As cities around the world converge, becoming gradually more similar to one another in sight, it becomes increasingly important to examine the factors contributing to the development of a city’s competitive edge and increasing its attractiveness in the eyes of its inhabitants and visitors alike. Students of cultural studies unanimously position culture among the high ranks of such catalysts, highlighting with their academic and professional devotion the immaterial potential ingrained in experiencing culture.
Leuven is a city with a strong international footprint that oftentimes extends to its cultural sector. The city’s creative field holds vast potential not only as a unique melting pot of diverse and creative productions, but also as a tool of aggregate unification and integration.
The city’s aim to candidate as European Capital of Culture (ECOC) in 2030 is an inspiring proposal that allowed a team of students from the Master of Cultural Studies to participate firsthand in the preparation of a project of such a scale – incorporating not only the needs of the various communities of Leuven but also their changing preferences over time.
In cooperation with the “Stad Leuven”, a research project was initiated focusing on a more exhaustive overview of the preferences of the international community residing in Leuven. This approach allowed to take into account the comments and proposals of the cultural stakeholders, the residents themselves and their own views upon best strategies of increasing one’s integration in the cultural scene.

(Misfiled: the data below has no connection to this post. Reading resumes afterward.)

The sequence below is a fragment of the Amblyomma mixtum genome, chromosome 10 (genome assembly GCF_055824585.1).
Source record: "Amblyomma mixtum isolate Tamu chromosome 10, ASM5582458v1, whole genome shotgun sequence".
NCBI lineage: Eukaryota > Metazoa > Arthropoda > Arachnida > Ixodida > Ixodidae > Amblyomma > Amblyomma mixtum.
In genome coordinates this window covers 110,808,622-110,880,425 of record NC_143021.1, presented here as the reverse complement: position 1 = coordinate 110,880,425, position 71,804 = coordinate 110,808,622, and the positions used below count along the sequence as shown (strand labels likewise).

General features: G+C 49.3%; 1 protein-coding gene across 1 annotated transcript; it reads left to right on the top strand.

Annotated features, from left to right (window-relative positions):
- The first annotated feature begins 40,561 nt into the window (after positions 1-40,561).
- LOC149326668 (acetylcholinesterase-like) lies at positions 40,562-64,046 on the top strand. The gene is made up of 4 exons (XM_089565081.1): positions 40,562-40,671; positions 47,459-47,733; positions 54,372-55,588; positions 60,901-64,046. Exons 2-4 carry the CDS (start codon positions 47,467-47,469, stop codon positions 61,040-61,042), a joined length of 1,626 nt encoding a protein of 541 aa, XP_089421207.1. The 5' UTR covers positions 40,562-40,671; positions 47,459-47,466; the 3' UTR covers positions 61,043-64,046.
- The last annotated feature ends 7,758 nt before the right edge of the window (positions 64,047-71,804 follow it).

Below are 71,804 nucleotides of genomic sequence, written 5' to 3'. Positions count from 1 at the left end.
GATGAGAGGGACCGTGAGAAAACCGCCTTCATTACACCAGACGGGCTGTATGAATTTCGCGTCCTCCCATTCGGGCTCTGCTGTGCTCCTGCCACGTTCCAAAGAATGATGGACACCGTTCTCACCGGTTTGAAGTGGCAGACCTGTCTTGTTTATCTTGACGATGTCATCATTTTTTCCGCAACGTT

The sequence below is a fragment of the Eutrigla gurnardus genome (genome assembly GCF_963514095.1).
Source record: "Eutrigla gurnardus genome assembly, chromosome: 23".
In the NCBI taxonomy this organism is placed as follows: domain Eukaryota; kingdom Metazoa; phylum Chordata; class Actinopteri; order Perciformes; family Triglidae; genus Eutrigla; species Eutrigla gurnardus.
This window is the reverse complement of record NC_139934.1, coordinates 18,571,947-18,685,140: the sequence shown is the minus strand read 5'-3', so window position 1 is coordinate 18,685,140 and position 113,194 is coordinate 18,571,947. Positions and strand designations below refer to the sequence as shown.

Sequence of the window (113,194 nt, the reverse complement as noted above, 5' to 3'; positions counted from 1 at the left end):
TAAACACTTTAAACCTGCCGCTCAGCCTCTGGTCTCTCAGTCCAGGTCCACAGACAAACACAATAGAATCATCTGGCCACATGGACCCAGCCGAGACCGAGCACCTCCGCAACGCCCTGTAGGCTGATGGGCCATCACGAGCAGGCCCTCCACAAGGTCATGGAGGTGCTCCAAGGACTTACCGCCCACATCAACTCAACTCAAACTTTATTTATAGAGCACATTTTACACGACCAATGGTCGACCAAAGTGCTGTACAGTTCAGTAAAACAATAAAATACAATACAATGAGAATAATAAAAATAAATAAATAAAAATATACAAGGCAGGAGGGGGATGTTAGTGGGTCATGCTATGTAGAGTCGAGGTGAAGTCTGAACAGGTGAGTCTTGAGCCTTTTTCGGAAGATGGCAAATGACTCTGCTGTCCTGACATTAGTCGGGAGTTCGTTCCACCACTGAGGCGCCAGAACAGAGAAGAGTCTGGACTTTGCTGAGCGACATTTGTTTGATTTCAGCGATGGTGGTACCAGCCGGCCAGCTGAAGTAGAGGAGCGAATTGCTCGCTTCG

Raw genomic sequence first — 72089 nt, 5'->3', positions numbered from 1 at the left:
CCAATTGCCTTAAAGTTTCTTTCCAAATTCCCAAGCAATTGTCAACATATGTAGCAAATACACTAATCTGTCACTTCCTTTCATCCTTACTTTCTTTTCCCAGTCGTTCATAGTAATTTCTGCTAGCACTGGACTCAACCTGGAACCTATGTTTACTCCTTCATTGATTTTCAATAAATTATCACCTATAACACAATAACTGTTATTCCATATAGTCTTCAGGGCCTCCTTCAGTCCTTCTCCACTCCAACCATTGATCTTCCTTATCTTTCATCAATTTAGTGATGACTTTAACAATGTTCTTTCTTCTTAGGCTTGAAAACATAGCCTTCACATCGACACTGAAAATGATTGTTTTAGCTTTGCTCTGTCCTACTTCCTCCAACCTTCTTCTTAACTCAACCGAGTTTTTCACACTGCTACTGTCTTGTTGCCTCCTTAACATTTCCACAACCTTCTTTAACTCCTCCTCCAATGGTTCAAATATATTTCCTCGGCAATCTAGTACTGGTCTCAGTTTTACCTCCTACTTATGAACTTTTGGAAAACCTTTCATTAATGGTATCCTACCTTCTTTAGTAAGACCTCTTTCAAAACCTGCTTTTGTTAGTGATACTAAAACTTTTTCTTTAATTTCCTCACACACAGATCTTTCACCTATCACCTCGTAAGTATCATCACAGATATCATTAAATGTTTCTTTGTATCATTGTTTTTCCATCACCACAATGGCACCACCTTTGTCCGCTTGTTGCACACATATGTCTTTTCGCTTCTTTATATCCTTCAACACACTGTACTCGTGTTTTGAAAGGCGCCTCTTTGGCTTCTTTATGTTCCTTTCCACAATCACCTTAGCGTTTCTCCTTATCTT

The concluding aim was raising awareness for Leuven’s candidacy for the title of ECOC in 2030 in order to popularize this initiative among the city’s residents.
The students, internationals themselves, took this project as an opportunity to examine the very backstage of a city with a strong cultural identity and to become acquainted with the infrastructure of developing and implementing cultural projects of such a scale. The final results will be presented to Leuven’s arts advisory board at the next possible date in April and may potentially serve not only as a strong catalyst for audience development for 2030 but also as an opportunity to review the well-being of the international community in Leuven today.
Paraskevi Malisioti, Megija Milberga, Anna Puhr